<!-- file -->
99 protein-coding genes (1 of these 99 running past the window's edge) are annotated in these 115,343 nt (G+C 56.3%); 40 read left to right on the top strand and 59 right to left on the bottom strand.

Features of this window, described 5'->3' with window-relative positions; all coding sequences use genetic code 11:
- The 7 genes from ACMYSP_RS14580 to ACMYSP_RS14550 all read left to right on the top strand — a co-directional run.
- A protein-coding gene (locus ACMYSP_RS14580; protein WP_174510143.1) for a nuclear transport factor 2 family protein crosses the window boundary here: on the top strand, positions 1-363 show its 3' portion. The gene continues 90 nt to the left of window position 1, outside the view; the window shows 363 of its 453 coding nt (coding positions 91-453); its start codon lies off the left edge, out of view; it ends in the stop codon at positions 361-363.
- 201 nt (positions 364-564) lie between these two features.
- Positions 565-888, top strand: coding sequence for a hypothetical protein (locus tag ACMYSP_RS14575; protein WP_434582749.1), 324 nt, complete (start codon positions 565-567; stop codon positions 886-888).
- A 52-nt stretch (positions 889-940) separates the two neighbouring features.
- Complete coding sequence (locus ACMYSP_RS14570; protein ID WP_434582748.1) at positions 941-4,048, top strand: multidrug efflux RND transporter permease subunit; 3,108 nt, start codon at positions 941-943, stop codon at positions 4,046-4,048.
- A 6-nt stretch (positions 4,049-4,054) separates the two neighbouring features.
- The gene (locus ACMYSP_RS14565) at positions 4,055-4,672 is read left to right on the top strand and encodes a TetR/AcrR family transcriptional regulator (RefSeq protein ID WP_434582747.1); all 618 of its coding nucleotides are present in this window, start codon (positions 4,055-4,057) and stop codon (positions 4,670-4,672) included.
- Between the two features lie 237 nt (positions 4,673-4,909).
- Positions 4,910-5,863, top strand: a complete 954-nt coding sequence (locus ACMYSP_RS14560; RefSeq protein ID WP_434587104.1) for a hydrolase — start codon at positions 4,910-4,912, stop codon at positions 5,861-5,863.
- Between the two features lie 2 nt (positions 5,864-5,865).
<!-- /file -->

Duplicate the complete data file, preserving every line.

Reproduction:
99 protein-coding genes (1 of these 99 running past the window's edge) are annotated in these 115,343 nt (G+C 56.3%); 40 read left to right on the top strand and 59 right to left on the bottom strand.

Features of this window, described 5'->3' with window-relative positions; all coding sequences use genetic code 11:
- The 7 genes from ACMYSP_RS14580 to ACMYSP_RS14550 all read left to right on the top strand — a co-directional run.
- A protein-coding gene (locus ACMYSP_RS14580; protein WP_174510143.1) for a nuclear transport factor 2 family protein crosses the window boundary here: on the top strand, positions 1-363 show its 3' portion. The gene continues 90 nt to the left of window position 1, outside the view; the window shows 363 of its 453 coding nt (coding positions 91-453); its start codon lies off the left edge, out of view; it ends in the stop codon at positions 361-363.
- 201 nt (positions 364-564) lie between these two features.
- Positions 565-888, top strand: coding sequence for a hypothetical protein (locus tag ACMYSP_RS14575; protein WP_434582749.1), 324 nt, complete (start codon positions 565-567; stop codon positions 886-888).
- A 52-nt stretch (positions 889-940) separates the two neighbouring features.
- Complete coding sequence (locus ACMYSP_RS14570; protein ID WP_434582748.1) at positions 941-4,048, top strand: multidrug efflux RND transporter permease subunit; 3,108 nt, start codon at positions 941-943, stop codon at positions 4,046-4,048.
- A 6-nt stretch (positions 4,049-4,054) separates the two neighbouring features.
- The gene (locus ACMYSP_RS14565) at positions 4,055-4,672 is read left to right on the top strand and encodes a TetR/AcrR family transcriptional regulator (RefSeq protein ID WP_434582747.1); all 618 of its coding nucleotides are present in this window, start codon (positions 4,055-4,057) and stop codon (positions 4,670-4,672) included.
- Between the two features lie 237 nt (positions 4,673-4,909).
- Positions 4,910-5,863, top strand: a complete 954-nt coding sequence (locus ACMYSP_RS14560; RefSeq protein ID WP_434587104.1) for a hydrolase — start codon at positions 4,910-4,912, stop codon at positions 5,861-5,863.
- Between the two features lie 2 nt (positions 5,864-5,865).